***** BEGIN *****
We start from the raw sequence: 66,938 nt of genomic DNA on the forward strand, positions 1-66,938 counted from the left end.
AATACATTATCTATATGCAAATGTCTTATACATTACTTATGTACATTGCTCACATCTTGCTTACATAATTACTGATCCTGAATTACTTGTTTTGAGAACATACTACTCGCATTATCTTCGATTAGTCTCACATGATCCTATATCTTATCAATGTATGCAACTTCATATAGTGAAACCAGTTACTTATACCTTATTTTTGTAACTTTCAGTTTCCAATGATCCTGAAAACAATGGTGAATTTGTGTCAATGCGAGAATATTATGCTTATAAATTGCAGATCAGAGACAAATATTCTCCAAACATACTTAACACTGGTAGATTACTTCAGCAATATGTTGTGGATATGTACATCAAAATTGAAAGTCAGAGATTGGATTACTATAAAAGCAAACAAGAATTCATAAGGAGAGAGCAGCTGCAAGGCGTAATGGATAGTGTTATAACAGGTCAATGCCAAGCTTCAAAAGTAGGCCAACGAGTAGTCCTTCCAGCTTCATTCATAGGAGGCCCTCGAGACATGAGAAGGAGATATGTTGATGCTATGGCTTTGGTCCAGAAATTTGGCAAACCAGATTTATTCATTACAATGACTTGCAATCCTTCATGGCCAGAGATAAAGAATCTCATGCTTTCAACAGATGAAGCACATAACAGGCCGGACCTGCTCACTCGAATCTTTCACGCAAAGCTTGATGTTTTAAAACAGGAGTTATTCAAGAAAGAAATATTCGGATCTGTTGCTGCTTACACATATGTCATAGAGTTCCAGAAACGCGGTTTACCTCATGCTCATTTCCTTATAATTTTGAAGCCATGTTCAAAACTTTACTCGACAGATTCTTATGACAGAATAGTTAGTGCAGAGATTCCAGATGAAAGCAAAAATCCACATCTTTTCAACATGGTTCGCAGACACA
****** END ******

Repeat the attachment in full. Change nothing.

We start from the raw sequence: 66,938 nt of genomic DNA on the forward strand, positions 1-66,938 counted from the left end.
AATACATTATCTATATGCAAATGTCTTATACATTACTTATGTACATTGCTCACATCTTGCTTACATAATTACTGATCCTGAATTACTTGTTTTGAGAACATACTACTCGCATTATCTTCGATTAGTCTCACATGATCCTATATCTTATCAATGTATGCAACTTCATATAGTGAAACCAGTTACTTATACCTTATTTTTGTAACTTTCAGTTTCCAATGATCCTGAAAACAATGGTGAATTTGTGTCAATGCGAGAATATTATGCTTATAAATTGCAGATCAGAGACAAATATTCTCCAAACATACTTAACACTGGTAGATTACTTCAGCAATATGTTGTGGATATGTACATCAAAATTGAAAGTCAGAGATTGGATTACTATAAAAGCAAACAAGAATTCATAAGGAGAGAGCAGCTGCAAGGCGTAATGGATAGTGTTATAACAGGTCAATGCCAAGCTTCAAAAGTAGGCCAACGAGTAGTCCTTCCAGCTTCATTCATAGGAGGCCCTCGAGACATGAGAAGGAGATATGTTGATGCTATGGCTTTGGTCCAGAAATTTGGCAAACCAGATTTATTCATTACAATGACTTGCAATCCTTCATGGCCAGAGATAAAGAATCTCATGCTTTCAACAGATGAAGCACATAACAGGCCGGACCTGCTCACTCGAATCTTTCACGCAAAGCTTGATGTTTTAAAACAGGAGTTATTCAAGAAAGAAATATTCGGATCTGTTGCTGCTTACACATATGTCATAGAGTTCCAGAAACGCGGTTTACCTCATGCTCATTTCCTTATAATTTTGAAGCCATGTTCAAAACTTTACTCGACAGATTCTTATGACAGAATAGTTAGTGCAGAGATTCCAGATGAAAGCAAAAATCCACATCTTTTCAACATGGTTCGCAGACACA